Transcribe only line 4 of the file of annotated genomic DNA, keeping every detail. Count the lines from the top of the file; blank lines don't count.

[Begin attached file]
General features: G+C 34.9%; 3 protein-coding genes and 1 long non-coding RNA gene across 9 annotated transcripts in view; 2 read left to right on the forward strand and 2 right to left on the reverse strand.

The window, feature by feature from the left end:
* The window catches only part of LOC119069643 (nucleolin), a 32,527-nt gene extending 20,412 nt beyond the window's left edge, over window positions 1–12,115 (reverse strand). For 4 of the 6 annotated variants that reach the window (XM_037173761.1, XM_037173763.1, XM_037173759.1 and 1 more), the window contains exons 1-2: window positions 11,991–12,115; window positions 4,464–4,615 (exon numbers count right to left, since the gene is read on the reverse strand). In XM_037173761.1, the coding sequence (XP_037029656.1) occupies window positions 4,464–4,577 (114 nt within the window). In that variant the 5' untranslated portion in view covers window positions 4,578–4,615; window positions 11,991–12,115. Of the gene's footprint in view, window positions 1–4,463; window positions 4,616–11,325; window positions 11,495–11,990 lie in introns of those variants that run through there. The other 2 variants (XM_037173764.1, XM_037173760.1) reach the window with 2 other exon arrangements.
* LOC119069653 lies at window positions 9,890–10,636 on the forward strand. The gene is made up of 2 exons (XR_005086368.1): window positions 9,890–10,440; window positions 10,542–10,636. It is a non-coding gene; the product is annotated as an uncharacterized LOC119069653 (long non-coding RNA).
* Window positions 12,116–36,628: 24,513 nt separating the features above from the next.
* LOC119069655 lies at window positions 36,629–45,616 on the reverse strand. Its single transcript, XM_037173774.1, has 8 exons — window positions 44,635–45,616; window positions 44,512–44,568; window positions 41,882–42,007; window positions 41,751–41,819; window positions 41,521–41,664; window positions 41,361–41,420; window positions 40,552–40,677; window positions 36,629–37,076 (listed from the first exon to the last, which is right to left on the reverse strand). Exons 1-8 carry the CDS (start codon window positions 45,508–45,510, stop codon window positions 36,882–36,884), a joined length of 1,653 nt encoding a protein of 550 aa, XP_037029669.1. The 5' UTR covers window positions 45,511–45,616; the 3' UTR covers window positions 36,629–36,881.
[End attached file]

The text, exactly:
* LOC119069653 lies at window positions 9,890–10,636 on the forward strand. The gene is made up of 2 exons (XR_005086368.1): window positions 9,890–10,440; window positions 10,542–10,636. It is a non-coding gene; the product is annotated as an uncharacterized LOC119069653 (long non-coding RNA).